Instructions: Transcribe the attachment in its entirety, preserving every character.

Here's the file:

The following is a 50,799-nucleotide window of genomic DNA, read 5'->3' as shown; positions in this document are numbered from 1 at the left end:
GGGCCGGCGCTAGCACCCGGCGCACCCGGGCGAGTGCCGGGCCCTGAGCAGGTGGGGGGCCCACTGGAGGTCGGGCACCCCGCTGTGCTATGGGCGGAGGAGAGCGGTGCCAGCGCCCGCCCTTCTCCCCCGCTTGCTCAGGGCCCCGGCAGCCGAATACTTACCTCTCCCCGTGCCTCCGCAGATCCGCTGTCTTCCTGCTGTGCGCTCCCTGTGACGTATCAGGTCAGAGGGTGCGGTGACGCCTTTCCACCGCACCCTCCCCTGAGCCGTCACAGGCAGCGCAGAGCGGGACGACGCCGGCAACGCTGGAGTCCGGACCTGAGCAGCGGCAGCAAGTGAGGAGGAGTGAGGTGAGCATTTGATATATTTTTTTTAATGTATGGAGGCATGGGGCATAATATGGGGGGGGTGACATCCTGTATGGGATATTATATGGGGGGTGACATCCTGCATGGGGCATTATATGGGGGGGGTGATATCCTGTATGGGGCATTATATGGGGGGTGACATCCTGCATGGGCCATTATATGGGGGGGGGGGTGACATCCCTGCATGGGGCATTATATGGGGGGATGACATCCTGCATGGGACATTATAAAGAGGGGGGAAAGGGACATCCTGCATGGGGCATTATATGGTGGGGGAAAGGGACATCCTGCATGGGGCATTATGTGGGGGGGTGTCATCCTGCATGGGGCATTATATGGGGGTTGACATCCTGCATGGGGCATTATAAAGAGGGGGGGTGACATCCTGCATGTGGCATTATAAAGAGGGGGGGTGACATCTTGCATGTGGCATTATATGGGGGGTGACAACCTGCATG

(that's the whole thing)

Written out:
The following is a 50,799-nucleotide window of genomic DNA, read 5'->3' as shown; positions in this document are numbered from 1 at the left end:
GGGCCGGCGCTAGCACCCGGCGCACCCGGGCGAGTGCCGGGCCCTGAGCAGGTGGGGGGCCCACTGGAGGTCGGGCACCCCGCTGTGCTATGGGCGGAGGAGAGCGGTGCCAGCGCCCGCCCTTCTCCCCCGCTTGCTCAGGGCCCCGGCAGCCGAATACTTACCTCTCCCCGTGCCTCCGCAGATCCGCTGTCTTCCTGCTGTGCGCTCCCTGTGACGTATCAGGTCAGAGGGTGCGGTGACGCCTTTCCACCGCACCCTCCCCTGAGCCGTCACAGGCAGCGCAGAGCGGGACGACGCCGGCAACGCTGGAGTCCGGACCTGAGCAGCGGCAGCAAGTGAGGAGGAGTGAGGTGAGCATTTGATATATTTTTTTTAATGTATGGAGGCATGGGGCATAATATGGGGGGGGTGACATCCTGTATGGGATATTATATGGGGGGTGACATCCTGCATGGGGCATTATATGGGGGGGGTGATATCCTGTATGGGGCATTATATGGGGGGTGACATCCTGCATGGGCCATTATATGGGGGGGGGGGTGACATCCCTGCATGGGGCATTATATGGGGGGATGACATCCTGCATGGGACATTATAAAGAGGGGGGAAAGGGACATCCTGCATGGGGCATTATATGGTGGGGGAAAGGGACATCCTGCATGGGGCATTATGTGGGGGGGTGTCATCCTGCATGGGGCATTATATGGGGGTTGACATCCTGCATGGGGCATTATAAAGAGGGGGGGTGACATCCTGCATGTGGCATTATAAAGAGGGGGGGTGACATCTTGCATGTGGCATTATATGGGGGGTGACAACCTGCATG